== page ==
Friday, December 31, 2010

Sexy memoirs and money

Maybe it isn’t such a good idea to take a writing holiday, or I should say a holiday from writing. I have begun to feel as if my novel is complete, that the work is done, and my characters are off on their not-so-merry ways living their own lives without my assistance. But even if they are doing just that, I am not done with them. Hopefully, they will have lived a few weeks without me meddling in their lives and come up with some stories of their own to share when I return to the keyboard. I will position my hands over the keys and they will tell me what to write. 

In the meantime, I am considering things such as grants. This notion of “second draft” or finished novel (!) has me a little intimidated. I have shared here that I once believed this part of the process to be a little clip here, an adjustment there, and we’re done, but that now I recognize the dedication and attention required to construct this puppy. As I weep and wail and tear my hair, crying, how will I manage such a thing with a teenager to wrangle, a business to run and a household to maintain? 

I gaze longingly at various author’s notes of gratitude to Canada Council, Ontario Arts Council and other foundations for assisting them. I wonder at Isabel Allende who retires from family duties for months at a time while she writes her books.  Some of the grants available to writers actually seem to be within my reach, if not my actual grasp. One step at a time, there Missy. The definition of a professional writer is someone who has received monetary compensation for their efforts. Hmm.  I have been paid for every piece I had published... in copies. Unfortunately, copies of quarterlies and anthologies have very little nutritional value, and landlords shake their heads sadly... So now, I am researching the market for publications that pay for short prose. It’s time to polish up some of my shorter pieces and write some new ones. It’s just hard to shake my head free from Simon and Beth and Katie, my Weather Vane characters.

However... I do have an idea for an ersatz memoir that has me excited. A fictional memoir of lovers with a modern twist. It won’t be dewy-eyed and tremulous, I can assure you, but I can’t divulge the “twist” just yet. 

I used to have a friend who was extravagantly talented, had dozens of brilliant ideas and truly remarkable creative gifts. But for years, she wandered through these ideas, dabbling and fretting, unable to focus on one thing long enough to land and see any project through to fruition. I don’t have the kind of talent that woman has, but I am grateful to have it clear in my mind what thrills me, and how I want to use the abilities I do have. The other day I noticed two stunning paintings hanging for sale in a local cafe. Painted by this woman. And I did my little internal happy dance for her, hoping that this means she has landed... and knowing that she did land, at least long enough to produce these two works. Whether you balk or leap doesn’t seem to matter if, at last, you put your hands to the task and get ‘er done.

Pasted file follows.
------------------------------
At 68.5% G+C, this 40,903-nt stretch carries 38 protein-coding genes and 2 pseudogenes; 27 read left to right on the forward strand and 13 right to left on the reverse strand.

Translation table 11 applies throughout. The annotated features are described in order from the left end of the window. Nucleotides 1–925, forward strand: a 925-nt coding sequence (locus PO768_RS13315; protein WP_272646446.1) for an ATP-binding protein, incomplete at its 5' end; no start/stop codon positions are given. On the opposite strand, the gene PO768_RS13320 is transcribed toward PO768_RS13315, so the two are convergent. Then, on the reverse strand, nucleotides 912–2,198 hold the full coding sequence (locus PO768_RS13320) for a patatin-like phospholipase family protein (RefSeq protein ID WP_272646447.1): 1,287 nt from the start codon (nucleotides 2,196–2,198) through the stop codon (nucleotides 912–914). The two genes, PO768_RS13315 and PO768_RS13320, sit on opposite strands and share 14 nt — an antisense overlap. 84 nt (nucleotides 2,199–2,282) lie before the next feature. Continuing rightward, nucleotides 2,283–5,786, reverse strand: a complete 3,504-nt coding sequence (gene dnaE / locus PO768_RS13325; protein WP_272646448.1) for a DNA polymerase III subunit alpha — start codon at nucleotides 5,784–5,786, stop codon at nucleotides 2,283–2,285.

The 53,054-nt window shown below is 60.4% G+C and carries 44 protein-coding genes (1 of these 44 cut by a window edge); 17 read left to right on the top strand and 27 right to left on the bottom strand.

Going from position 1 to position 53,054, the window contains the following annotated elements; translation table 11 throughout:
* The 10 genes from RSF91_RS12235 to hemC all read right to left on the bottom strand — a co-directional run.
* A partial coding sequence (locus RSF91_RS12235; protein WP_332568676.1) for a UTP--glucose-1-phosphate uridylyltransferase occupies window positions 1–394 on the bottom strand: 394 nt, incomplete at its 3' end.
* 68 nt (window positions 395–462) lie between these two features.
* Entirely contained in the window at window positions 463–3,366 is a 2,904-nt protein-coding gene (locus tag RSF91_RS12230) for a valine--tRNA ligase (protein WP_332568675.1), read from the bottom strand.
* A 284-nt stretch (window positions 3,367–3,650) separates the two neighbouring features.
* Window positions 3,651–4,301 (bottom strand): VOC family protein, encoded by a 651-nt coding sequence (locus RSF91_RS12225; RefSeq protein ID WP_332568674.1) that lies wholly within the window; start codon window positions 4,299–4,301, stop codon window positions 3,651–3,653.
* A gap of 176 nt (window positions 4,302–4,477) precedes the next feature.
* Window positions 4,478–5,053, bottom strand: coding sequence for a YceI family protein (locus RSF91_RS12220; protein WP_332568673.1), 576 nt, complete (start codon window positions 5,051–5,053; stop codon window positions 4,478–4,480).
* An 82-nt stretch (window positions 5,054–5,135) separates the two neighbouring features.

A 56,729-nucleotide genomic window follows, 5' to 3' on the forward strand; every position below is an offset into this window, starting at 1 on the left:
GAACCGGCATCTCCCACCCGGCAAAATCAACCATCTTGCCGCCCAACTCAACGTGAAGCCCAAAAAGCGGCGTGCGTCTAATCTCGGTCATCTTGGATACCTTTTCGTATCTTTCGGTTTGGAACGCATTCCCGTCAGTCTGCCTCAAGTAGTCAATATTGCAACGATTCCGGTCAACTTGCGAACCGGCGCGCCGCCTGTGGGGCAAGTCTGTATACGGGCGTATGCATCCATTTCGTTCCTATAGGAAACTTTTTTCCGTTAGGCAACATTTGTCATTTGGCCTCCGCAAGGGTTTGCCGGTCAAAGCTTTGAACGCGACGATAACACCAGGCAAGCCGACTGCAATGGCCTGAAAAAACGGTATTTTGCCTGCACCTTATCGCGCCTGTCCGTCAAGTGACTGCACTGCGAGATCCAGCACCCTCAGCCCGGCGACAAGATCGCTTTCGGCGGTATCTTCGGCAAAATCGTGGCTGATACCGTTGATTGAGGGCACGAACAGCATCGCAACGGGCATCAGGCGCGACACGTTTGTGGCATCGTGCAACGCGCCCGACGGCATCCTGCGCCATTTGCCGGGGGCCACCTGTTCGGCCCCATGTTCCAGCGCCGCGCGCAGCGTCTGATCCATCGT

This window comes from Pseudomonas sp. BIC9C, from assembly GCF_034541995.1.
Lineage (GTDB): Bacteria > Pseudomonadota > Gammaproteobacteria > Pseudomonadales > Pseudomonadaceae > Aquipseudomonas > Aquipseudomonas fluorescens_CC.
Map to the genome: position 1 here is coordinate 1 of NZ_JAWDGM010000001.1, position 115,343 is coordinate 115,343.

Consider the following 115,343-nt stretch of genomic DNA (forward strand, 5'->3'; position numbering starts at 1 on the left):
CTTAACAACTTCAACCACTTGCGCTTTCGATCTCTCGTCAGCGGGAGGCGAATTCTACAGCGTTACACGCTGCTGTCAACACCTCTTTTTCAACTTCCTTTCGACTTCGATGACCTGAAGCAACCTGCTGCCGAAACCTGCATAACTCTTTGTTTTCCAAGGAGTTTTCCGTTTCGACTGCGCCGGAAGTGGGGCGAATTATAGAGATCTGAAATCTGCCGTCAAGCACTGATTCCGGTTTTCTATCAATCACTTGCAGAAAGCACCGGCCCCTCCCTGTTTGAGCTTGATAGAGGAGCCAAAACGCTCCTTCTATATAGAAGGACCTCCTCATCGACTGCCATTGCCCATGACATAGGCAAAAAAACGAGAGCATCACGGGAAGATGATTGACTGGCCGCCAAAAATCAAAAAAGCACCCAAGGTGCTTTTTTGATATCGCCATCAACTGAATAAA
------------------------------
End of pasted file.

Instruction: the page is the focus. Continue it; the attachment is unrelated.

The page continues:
I may not have the luxury of days alone in which to research and write, but write, I do. And if I make the effort to send out what I’ve written and keep doing that, even as I fill a box with rejection slips (in my twenties I papered an entire wall of my apartment): sending and waiting and resending, I am certain that compensation will come, grants will come, an agent will come, publication will come... It always comes back to the writing, though. The end won’t arrive without the means. And the money means is useless without the written means.

Wednesday, December 22, 2010

the time in between

As I wait for my manuscript to come home from school, I have been holding up pieces of it to the window and to the mirror. I watch light sparking off its facets as it turns in my hand.

Some of the sparks have caught fire.

Here are some of the secondary characters getting ready for a Christmas party... this passage is unlikely to show up in the novel, but it was fun to play with their voices.

Everything was perfectly planned: prosciutto and figs, wine soaked goat cheese, smoked salmon and chevre. Champagne chilling, punch made, with a non-alcoholic one for the teenagers, the music was chosen – not too heavy on the Christmas theme. Some U2, Van Morrison, a little Hip, and then some Ray Charles. I loved my new Boise sound system with the iPod dock. It meant I didn’t have to think about the music all evening. Lots of candles in frosted holders and a light touch of festive red. I tried to get Dallas to help, tried to engage her, but she either lay on the couch watching MTV or went outside to smoke. I even asked what music she would like to include on our little playlist, but she just shrugged and said she didn’t care. It’s all good, is what she said. That’s terrible grammar. Sometimes I think I would go insane if I did have a child. If they turned out like her. She makes me so tired and sad. I’m trying to help out my sister by letting her stay, but it’s costing us to have her here. Especially now. When the second implant hasn’t taken. I don’t think I can do it again. Not when I look at her.